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The St. Pius X-St. Matthias Academy football team is undefeated and attracting college attention in only its third year

In only three years, St. Pius X-St. Matthias Academy (PMA) is competing for a Division 14 title and putting players in colleges.

DOWNEY – When the football program was re-launched in 2017 after decades without ball at St. Pius X-St. Matthias Academy -- also known as PMA (Pius-Matthias Academy) -- they had to start from scratch. The athletic program put itself out there and took applications for coaching positions, and pieced together a coaching staff from the applicants, many of whom didn’t know each other.

PMA, a Catholic school in Downey, selected Todd Butler and Devah Thomas (known as Coach Dee or the Young Guru to those who know him in the football community) as their head and assistant head coaches, respectively, and gave them the support they needed to get their reborn program up and running. Starting from the ground up and featuring a lot of athletes who had never even played football before, the Warriors went 3-7 in the first season -- not bad at all considering the circumstances -- and 4-6 last year, which resulted in a playoff appearance. 

Today, even with fewer than 30 players on the team, they are 10-0 on the season. Division 14’s top-seeded Warriors completed a 9-0 regular season and won their first league title as a new program. Last week they defeated Santiago (Garden Grove) 41-10 last week to record their first playoff win. They will also be heavily favored this week against Ganesha to continue the perfect season. 

A win would most likely set up a semifinal against a strong Vista Del Lago squad, against whom PMA would be considered a mild favorite. The odds are strong that a win there would put them up against Sierra Vista in the finals, which, along with PMA, is one of the strongest teams in recent Division 14 memory. Next year, both teams will likely jump up one or more divisions and still have great chances at going on playoff runs in Division 13 or higher.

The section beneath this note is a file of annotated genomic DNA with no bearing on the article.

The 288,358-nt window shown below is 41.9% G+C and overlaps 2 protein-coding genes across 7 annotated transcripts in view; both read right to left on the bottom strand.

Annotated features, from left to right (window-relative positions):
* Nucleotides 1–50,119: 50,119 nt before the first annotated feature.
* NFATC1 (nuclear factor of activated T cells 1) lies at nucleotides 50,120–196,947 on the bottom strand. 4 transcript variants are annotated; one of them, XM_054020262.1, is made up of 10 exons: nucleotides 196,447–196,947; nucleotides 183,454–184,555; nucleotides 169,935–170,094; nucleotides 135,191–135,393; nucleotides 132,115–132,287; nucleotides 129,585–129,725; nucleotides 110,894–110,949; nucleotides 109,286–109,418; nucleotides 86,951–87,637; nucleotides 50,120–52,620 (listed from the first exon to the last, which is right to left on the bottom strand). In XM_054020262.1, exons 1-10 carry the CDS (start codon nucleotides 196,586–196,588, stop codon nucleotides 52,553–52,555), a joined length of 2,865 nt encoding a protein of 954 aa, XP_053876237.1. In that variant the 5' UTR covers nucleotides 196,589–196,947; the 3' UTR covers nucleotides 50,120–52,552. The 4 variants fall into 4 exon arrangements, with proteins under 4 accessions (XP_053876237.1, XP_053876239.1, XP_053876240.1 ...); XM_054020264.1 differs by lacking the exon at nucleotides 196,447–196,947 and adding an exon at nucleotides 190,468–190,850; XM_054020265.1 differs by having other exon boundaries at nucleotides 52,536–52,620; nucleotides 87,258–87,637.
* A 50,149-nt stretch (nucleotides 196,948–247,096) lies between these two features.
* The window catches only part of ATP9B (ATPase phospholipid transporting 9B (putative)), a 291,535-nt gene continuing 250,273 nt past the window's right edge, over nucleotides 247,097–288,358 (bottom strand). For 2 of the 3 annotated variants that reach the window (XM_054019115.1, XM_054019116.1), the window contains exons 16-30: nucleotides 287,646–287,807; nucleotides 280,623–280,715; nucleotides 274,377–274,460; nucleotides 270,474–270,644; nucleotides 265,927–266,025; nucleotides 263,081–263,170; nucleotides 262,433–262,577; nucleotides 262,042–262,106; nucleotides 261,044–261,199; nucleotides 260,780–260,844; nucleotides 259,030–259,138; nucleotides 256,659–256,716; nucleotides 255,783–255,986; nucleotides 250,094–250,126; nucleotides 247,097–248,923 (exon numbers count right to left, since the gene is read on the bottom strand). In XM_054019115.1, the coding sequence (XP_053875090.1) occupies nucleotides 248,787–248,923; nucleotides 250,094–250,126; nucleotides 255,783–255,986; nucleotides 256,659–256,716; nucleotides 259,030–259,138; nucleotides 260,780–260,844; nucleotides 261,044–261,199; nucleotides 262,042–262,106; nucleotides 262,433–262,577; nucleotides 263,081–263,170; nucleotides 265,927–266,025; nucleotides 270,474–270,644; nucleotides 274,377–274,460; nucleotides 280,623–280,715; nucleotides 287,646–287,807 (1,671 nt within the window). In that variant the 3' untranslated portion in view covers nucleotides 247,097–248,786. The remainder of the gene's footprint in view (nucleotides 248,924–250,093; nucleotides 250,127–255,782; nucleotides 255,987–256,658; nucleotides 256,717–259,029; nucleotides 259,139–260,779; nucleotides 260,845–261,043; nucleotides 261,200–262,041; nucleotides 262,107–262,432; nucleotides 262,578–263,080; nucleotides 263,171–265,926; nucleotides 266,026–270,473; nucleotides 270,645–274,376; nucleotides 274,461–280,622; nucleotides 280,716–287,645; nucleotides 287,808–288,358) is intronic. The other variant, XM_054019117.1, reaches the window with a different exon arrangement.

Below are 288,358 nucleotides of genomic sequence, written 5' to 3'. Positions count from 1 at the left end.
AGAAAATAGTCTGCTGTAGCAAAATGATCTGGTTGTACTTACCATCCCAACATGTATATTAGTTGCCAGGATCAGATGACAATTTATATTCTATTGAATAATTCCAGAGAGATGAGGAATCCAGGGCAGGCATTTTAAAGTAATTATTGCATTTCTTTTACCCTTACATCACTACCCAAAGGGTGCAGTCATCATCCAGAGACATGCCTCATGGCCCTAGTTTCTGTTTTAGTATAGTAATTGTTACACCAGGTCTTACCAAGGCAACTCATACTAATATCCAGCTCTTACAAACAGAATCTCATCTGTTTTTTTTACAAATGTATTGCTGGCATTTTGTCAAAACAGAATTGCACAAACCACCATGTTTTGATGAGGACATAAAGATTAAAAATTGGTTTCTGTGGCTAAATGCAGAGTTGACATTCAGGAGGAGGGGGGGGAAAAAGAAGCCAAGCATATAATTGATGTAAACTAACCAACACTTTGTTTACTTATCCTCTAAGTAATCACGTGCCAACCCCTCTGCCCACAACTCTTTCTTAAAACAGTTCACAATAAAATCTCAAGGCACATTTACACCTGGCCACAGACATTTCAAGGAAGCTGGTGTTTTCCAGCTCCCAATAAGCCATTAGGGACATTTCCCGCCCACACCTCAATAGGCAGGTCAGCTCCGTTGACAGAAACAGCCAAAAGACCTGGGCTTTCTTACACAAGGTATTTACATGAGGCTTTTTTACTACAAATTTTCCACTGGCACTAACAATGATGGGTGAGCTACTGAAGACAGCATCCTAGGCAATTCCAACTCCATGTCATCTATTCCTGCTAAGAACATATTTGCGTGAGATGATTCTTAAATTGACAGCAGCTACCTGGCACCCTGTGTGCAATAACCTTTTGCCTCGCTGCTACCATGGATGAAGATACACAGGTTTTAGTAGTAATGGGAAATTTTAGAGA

“We had a lot of guys who had never played football before,” Coach Dee says of 2017. He’s also the offensive coordinator.

“It was kind of like coaching a junior peewee team. At the same time, we were building men, building character, building confidence–we had maybe five guys on the team who had been hit before playing football. Everyone else had either never played football or had played flag but never been hit.”

Coach Devah Thomas, aka Coach Dee, second from left

Coach Devah Thomas, aka Coach Dee, second from left

PMA had one dominant player that year, defensive end Leonard Payne Jr., who got a full scholarship to Fresno State in the program’s first year of existence.

“That was kind of the turning point, when we were like, ‘Okay, we’re getting something here.’ We took a lot of lumps, but we got something out of that year, getting a guy signed to Division 1.”

The Warriors went 2-2 in league last season and finished second. This year, the jump as a program wasn’t a forgone conclusion by any stretch, but the coaches aren’t shocked that they took another jump as a program. It was the result of both growth and continuity as a young program, and also the result of a committed group of players who are setting the tone for the program’s culture now and for years to come.